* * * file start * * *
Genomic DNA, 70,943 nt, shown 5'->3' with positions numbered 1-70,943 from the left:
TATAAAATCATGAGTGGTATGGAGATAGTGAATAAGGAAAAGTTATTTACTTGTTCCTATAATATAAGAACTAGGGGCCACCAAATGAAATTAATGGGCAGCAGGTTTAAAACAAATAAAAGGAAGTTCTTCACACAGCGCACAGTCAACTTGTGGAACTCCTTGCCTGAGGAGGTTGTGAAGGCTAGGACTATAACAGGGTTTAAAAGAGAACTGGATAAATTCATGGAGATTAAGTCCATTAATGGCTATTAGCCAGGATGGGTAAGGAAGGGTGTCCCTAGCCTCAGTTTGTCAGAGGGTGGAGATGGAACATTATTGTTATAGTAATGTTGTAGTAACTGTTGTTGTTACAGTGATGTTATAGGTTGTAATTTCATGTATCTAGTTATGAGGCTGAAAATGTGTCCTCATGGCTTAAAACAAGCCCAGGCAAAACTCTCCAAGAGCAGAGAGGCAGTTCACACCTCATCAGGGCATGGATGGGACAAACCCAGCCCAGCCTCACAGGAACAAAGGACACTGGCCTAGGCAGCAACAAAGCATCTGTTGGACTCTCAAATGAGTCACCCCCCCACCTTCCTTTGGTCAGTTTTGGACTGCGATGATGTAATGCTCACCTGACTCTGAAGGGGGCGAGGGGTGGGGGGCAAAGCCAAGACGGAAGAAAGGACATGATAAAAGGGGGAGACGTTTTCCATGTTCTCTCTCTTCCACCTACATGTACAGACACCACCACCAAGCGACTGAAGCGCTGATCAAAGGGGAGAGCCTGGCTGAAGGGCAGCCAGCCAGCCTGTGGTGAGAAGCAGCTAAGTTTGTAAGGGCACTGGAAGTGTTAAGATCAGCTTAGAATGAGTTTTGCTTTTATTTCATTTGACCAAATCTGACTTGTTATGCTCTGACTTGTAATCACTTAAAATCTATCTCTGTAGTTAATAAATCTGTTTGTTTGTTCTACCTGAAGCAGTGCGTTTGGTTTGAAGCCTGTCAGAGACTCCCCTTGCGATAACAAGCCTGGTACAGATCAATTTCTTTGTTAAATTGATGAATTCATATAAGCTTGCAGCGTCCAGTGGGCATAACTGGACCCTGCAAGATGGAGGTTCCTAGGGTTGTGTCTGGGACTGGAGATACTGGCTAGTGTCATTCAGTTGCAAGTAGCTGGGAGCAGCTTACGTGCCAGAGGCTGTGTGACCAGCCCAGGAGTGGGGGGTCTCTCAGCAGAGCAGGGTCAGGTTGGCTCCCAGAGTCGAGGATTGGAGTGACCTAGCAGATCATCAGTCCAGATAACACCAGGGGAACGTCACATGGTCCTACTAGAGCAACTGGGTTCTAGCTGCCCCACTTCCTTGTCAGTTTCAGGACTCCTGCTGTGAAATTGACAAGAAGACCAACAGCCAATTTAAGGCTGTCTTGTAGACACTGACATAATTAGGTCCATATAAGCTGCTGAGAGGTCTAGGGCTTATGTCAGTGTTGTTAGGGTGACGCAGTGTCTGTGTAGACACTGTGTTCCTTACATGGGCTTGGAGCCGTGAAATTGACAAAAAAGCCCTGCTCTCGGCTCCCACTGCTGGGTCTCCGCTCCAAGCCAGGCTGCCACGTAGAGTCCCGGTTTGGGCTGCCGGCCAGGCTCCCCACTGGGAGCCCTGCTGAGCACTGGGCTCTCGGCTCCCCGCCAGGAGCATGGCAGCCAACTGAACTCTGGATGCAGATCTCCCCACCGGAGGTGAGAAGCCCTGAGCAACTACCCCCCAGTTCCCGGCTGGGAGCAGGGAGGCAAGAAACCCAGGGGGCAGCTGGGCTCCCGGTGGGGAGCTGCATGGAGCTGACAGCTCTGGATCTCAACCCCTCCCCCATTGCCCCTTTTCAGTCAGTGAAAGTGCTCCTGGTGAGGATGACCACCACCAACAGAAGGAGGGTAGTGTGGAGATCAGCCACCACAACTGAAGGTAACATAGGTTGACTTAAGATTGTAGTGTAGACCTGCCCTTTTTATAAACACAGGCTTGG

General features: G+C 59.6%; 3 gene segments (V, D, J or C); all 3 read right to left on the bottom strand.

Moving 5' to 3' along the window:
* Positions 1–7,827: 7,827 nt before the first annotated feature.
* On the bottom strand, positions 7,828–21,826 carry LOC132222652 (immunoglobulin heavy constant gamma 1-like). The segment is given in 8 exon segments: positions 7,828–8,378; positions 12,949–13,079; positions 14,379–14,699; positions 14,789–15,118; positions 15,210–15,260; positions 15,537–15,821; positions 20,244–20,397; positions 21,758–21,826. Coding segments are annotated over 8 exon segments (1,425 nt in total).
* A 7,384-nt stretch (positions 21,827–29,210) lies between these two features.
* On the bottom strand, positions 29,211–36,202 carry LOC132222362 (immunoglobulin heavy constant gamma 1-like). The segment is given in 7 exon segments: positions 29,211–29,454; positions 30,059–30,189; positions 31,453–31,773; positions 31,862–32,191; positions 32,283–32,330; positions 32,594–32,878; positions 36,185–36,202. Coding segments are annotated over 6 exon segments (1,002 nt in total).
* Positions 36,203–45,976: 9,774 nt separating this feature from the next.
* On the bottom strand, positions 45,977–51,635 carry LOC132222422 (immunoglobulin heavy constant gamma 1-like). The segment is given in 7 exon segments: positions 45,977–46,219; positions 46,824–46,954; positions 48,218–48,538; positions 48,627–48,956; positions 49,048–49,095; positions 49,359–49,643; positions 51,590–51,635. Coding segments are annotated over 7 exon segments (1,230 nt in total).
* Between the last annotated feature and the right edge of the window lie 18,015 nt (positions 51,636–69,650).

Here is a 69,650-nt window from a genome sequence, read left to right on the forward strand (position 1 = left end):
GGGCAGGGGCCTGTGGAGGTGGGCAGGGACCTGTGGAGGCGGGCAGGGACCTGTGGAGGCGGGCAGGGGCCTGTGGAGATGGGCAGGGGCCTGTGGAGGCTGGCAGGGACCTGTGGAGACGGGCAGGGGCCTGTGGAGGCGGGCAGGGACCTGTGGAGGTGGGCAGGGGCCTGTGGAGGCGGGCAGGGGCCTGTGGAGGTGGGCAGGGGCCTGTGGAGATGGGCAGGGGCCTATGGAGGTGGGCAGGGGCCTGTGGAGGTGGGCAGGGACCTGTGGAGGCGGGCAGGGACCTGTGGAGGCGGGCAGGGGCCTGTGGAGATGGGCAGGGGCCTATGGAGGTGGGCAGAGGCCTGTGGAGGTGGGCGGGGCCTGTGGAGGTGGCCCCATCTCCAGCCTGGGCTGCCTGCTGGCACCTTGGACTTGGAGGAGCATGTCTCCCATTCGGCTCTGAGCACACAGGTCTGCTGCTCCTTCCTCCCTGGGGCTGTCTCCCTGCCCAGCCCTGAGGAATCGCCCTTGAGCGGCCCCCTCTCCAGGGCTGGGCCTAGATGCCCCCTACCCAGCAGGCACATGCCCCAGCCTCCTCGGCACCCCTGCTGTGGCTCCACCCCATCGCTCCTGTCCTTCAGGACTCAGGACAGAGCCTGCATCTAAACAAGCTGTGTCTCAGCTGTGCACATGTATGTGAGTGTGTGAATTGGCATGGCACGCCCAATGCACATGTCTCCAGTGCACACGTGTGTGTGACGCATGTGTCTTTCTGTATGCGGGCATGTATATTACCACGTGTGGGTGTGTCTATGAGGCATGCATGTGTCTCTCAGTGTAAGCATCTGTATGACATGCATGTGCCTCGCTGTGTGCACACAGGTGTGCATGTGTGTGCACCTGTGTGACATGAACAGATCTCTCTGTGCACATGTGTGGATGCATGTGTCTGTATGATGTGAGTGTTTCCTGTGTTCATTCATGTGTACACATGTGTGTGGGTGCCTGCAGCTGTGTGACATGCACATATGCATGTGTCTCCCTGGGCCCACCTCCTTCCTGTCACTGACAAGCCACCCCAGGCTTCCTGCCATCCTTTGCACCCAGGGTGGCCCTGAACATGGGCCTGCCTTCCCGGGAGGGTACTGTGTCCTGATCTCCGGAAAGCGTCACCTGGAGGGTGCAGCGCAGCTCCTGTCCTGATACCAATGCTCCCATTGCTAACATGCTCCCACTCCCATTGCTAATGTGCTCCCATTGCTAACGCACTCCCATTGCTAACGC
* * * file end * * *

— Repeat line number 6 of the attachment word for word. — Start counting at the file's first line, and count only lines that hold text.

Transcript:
* On the bottom strand, positions 7,828–21,826 carry LOC132222652 (immunoglobulin heavy constant gamma 1-like). The segment is given in 8 exon segments: positions 7,828–8,378; positions 12,949–13,079; positions 14,379–14,699; positions 14,789–15,118; positions 15,210–15,260; positions 15,537–15,821; positions 20,244–20,397; positions 21,758–21,826. Coding segments are annotated over 8 exon segments (1,425 nt in total).